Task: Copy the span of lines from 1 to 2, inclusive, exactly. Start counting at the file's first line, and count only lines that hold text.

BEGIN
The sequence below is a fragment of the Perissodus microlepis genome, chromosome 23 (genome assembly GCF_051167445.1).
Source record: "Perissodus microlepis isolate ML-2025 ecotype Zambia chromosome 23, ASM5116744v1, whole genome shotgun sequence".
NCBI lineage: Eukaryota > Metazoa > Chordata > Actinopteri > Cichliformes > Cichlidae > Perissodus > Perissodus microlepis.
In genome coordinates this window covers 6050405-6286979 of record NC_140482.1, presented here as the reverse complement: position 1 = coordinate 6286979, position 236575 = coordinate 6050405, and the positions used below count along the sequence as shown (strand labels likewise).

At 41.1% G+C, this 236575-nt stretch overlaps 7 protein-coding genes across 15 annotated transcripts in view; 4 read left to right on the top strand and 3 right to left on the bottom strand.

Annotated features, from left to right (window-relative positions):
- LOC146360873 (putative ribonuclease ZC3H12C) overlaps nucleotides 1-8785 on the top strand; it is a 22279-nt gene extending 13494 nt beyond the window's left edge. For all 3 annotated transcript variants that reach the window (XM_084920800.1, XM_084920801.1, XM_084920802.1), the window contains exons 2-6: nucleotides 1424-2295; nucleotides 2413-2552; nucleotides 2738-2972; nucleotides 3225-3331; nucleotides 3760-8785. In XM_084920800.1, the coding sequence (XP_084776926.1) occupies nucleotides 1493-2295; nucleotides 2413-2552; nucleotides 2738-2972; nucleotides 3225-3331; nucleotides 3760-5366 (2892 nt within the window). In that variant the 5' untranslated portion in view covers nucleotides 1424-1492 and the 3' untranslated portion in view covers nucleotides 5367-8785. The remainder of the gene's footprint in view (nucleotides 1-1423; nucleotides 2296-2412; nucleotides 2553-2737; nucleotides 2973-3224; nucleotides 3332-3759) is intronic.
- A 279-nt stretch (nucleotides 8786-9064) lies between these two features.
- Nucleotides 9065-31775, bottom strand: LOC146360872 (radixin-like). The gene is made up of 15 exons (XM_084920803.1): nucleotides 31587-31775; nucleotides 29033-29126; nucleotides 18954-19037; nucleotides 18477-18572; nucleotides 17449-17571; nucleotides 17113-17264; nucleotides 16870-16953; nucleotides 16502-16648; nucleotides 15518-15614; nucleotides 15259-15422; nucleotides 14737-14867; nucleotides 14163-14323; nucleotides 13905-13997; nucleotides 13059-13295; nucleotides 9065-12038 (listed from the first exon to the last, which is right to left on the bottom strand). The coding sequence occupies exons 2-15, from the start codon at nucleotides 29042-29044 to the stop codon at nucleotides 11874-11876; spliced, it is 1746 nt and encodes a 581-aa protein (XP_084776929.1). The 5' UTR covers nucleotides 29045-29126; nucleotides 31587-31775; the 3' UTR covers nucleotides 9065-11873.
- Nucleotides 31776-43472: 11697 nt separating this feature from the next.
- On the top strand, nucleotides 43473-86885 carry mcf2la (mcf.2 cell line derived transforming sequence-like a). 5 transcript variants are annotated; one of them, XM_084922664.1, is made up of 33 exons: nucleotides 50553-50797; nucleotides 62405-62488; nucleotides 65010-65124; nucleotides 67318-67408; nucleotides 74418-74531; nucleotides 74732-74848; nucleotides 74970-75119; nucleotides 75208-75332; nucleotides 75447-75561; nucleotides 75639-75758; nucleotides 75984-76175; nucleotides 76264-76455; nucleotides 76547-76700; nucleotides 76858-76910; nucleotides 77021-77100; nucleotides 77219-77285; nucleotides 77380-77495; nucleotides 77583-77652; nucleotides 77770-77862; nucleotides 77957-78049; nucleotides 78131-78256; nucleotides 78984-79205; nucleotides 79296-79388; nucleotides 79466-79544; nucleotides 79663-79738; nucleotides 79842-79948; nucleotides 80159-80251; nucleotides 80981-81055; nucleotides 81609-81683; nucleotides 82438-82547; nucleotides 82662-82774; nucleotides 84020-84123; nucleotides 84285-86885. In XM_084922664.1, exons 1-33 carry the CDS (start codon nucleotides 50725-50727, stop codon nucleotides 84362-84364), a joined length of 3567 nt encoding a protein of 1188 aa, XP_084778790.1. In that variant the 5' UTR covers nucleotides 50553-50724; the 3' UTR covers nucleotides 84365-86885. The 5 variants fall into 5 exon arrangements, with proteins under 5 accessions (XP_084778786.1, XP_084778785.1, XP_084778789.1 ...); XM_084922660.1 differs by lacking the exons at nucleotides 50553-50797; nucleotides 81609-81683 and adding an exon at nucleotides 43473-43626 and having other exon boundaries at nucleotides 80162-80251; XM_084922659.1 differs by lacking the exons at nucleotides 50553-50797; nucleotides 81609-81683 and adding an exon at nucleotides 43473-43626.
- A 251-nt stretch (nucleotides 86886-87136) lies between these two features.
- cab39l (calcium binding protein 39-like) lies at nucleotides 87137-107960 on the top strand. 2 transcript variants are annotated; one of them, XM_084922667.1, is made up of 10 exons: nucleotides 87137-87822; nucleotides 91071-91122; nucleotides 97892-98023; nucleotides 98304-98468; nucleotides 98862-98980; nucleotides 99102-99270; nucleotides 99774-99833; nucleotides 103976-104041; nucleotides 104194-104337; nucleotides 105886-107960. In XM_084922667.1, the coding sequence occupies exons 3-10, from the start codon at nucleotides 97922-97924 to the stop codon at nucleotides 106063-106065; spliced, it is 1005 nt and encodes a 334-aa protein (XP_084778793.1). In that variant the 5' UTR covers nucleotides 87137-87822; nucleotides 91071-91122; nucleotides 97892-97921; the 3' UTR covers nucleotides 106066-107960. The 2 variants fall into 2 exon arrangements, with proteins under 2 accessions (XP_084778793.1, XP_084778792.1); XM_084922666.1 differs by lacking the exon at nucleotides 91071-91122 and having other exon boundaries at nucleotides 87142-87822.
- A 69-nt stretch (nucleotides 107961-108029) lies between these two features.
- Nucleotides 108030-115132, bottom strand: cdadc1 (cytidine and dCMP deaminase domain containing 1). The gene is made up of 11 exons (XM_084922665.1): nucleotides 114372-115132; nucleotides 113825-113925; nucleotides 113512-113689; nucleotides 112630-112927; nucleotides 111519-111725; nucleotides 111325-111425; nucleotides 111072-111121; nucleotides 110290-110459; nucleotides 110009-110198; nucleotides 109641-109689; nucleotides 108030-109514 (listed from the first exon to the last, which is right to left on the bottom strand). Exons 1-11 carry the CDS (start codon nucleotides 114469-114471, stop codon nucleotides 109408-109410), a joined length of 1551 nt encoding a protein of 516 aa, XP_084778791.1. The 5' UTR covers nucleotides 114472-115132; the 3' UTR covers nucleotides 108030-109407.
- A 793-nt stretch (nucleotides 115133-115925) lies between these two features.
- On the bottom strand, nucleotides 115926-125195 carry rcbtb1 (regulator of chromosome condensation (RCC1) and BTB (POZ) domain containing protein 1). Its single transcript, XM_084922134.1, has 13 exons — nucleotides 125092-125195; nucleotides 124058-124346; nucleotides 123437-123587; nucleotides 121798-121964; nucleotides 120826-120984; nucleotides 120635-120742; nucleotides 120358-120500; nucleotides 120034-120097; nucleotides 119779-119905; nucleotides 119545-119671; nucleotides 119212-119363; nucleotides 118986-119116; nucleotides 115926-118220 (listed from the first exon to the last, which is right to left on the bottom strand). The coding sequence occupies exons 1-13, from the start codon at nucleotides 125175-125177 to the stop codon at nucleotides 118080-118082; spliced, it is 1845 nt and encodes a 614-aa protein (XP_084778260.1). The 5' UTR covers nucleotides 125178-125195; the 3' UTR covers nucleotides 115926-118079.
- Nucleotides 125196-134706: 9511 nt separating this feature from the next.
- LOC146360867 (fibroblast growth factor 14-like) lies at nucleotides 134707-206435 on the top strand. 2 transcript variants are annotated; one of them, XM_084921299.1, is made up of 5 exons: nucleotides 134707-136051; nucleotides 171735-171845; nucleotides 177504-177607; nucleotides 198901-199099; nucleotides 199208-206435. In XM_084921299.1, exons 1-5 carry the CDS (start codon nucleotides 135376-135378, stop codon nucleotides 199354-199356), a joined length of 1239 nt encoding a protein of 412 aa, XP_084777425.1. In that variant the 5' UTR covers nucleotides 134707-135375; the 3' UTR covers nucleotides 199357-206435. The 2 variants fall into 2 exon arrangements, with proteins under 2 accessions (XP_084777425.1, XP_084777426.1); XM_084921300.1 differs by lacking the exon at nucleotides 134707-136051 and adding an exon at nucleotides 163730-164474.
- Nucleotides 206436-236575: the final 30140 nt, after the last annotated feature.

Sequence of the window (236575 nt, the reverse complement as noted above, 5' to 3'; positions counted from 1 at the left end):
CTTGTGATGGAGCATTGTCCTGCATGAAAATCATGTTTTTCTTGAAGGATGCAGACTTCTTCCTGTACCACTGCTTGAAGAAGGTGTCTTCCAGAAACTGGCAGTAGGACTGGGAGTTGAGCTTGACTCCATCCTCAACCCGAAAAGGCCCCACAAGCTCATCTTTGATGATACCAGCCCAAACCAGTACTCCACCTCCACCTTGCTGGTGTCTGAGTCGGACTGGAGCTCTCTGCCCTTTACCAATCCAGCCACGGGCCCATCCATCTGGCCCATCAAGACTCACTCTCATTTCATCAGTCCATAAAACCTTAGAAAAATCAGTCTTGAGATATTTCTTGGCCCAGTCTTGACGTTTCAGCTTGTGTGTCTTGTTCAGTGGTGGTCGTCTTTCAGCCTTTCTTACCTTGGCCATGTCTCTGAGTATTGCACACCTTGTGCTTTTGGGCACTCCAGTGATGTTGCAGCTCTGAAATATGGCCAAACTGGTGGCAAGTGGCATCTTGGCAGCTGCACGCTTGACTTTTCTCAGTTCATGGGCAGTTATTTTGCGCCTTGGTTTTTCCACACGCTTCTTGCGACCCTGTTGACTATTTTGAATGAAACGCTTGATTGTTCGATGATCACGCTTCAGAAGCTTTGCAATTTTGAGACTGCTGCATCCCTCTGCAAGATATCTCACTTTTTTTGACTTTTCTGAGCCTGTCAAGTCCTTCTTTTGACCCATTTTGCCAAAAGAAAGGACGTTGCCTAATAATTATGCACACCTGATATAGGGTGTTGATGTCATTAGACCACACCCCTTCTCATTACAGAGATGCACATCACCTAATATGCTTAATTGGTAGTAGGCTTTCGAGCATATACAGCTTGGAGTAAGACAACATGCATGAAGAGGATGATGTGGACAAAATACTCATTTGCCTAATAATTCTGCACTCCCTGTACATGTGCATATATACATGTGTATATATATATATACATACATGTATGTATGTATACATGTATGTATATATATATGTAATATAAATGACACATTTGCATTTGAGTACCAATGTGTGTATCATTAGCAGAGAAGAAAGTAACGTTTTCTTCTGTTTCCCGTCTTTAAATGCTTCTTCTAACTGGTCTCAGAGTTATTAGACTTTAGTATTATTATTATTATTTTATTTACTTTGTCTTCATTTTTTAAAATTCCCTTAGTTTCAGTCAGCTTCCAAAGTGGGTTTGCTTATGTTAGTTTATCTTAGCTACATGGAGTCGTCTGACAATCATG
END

The sequence below is a fragment of the Perissodus microlepis genome, chromosome 23 (genome assembly GCF_051167445.1).
Source record: "Perissodus microlepis isolate ML-2025 ecotype Zambia chromosome 23, ASM5116744v1, whole genome shotgun sequence".